Thursday, September 15, 2011

Reflections and Motivations

About a month ago, I posted about a peace vigil that was going to occur here on JMU's campus. And guess what? It happened! I won't say that hundreds showed up and we marched through campus, demanding peace from our leaders, sitting silently in a mass energy circle that vibrated the entire cosmos (because it didn't happen that way).

 What did happen, however, is that a small group of people about 17 of us, showed up, talked a bit, and then went a sat down in a circle for 51 minutes. No rainbows, no lotus petals, no doves, just a nice clear day and a breeze. And that was, in and of itself, perfection. Thank you to everyone who came, sat, and witnessed to the tragedy of war and violence. It's not the end of peace-making, but the beginning of a long and hard road to live peacefully.

I've often thought that standing with a gun is easy. Of course, it takes many hours of preparation to become a soldier in the military. But facing someone in a conflict while holding a weapon is certainly easier than not. I carried a knife for a period of time after I was nearly attacked in high school. Somehow it made me feel as if I had control over the world; if anyone was going to attack me they certainly wouldn't do so again.

I don't do that anymore. I use my knife to cut apples now, rather than for defense. If someone were to attack me now I don't know what I'd do, but I doubt I'd fight back. I would speak on the nature of non-violence, the fact that soldiers of peace are still soldiers but really I don't have the experience to speak on that, so I won't. What I will say is that we have the opportunity to choose peace. For those who feel they are backed into a corner with no way out but through violence I must say I disagree. History speaks to the fact that, as cliche as it sounds, violence begets violence. We're willing to listen to politicians who proclaim that we haven't yet learned from history with respect to our economic situation, a true statement, but yet these same figures can't seem to say the same for our history of conflict and conflicts to end conflict from the previous conflict. Perhaps these two are related? But that's for another day...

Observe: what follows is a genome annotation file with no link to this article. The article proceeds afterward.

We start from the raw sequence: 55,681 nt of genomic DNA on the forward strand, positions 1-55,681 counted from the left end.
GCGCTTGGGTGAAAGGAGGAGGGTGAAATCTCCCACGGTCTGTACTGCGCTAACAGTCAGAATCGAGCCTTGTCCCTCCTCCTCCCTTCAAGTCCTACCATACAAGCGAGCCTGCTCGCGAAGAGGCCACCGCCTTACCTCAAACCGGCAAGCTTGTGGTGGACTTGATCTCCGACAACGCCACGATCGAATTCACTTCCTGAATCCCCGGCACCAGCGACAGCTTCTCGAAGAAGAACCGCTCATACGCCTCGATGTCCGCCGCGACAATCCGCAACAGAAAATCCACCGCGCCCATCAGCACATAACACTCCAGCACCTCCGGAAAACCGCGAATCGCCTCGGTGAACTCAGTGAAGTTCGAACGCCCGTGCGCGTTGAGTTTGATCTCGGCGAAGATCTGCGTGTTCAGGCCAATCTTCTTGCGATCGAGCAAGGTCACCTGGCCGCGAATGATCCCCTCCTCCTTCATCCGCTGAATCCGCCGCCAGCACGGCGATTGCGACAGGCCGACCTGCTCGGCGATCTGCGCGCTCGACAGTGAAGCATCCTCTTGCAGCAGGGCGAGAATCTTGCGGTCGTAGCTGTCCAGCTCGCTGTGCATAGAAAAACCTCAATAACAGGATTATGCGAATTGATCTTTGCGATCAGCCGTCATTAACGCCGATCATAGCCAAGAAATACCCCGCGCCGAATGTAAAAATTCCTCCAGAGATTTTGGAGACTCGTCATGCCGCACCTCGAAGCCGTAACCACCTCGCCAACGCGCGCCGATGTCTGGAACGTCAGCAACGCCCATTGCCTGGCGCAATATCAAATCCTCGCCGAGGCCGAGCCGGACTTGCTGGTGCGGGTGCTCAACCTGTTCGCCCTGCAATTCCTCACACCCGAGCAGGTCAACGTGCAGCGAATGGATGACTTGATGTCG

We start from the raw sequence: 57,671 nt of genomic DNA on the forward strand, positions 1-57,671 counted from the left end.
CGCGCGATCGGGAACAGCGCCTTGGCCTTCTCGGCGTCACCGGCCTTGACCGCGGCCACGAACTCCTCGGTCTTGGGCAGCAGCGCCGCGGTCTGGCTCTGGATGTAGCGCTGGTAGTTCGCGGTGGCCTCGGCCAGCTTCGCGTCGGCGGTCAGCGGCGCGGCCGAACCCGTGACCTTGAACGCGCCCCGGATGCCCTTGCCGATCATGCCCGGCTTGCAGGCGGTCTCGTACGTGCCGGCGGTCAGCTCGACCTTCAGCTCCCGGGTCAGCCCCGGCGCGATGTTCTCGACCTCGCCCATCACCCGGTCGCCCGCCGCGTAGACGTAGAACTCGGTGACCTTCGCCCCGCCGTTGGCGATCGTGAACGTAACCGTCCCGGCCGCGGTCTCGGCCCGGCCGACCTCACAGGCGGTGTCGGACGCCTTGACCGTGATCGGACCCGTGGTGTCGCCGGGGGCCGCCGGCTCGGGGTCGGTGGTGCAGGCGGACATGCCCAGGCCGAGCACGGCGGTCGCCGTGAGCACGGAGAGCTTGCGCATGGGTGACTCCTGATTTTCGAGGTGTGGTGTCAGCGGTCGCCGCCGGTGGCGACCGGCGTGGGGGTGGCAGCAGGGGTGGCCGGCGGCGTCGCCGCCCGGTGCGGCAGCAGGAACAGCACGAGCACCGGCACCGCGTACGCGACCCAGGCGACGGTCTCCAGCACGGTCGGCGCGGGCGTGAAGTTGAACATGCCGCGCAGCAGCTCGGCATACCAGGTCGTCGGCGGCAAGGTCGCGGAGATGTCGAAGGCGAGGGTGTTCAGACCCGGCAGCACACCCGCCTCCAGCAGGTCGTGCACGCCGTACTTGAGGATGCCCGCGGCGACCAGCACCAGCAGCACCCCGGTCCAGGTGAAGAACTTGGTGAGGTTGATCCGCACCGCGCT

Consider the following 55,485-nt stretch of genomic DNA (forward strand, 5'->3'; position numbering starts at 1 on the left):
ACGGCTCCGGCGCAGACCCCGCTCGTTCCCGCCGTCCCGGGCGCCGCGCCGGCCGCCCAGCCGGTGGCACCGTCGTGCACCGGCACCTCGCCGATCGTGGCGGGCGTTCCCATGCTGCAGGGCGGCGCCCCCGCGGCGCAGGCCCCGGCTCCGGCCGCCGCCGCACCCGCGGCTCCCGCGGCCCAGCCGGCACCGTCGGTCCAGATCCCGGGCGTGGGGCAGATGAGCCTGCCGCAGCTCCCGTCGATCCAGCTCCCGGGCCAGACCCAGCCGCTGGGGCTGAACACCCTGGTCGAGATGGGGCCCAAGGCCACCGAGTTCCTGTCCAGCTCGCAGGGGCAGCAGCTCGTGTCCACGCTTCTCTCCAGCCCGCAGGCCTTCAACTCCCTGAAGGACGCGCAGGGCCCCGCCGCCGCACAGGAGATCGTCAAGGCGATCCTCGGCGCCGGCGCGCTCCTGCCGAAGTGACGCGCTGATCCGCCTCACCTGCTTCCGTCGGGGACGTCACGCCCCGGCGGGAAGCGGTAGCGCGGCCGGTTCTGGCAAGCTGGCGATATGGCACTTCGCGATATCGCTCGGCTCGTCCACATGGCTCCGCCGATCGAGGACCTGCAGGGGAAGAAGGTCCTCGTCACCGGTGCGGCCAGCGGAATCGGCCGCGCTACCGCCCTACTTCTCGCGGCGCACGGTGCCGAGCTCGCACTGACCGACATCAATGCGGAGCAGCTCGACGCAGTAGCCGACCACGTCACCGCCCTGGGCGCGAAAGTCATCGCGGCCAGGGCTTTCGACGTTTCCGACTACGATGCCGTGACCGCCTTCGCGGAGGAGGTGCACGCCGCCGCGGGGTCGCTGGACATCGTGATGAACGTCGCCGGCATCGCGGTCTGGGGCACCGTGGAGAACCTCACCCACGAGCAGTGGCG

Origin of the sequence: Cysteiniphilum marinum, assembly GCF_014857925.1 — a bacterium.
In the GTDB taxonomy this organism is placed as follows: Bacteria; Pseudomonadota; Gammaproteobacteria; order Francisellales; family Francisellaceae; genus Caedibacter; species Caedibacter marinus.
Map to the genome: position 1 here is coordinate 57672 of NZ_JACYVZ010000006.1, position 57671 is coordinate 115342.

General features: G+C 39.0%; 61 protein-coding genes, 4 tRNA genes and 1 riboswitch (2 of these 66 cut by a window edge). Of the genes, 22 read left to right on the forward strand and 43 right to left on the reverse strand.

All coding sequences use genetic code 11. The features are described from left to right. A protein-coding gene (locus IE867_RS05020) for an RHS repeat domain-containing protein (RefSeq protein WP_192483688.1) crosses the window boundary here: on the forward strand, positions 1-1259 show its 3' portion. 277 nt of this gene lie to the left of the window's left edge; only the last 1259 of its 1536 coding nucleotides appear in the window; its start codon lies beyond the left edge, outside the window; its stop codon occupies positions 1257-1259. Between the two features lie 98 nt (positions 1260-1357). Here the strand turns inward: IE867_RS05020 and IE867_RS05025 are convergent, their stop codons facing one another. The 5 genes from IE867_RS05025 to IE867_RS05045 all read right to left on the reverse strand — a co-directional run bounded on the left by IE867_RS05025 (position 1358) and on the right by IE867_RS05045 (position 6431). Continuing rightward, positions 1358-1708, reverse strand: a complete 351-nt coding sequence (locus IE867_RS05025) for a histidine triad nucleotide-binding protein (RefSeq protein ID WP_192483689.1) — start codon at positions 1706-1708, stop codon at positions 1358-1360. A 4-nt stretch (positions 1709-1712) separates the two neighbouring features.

Non-violence requires that we be free within ourselves. If no prison, laws, or oppression can harm us, then we are free to move forward without the sense of the need to "water the tree of liberty with the blood of tyrants", or something to that effect. Maybe if we as a people learned to be free where we are, we might make some positive changes in the world. Idealistic? Yes. Even feeling free in life, things still need to be changed, rights protected, and liberties fought for. But the way we fight can change. Instead of harsh screams, venomous words, and the barrel of a gun an acceptance, and righteous opposition to the status quo.

Just some thoughts.

Be Well.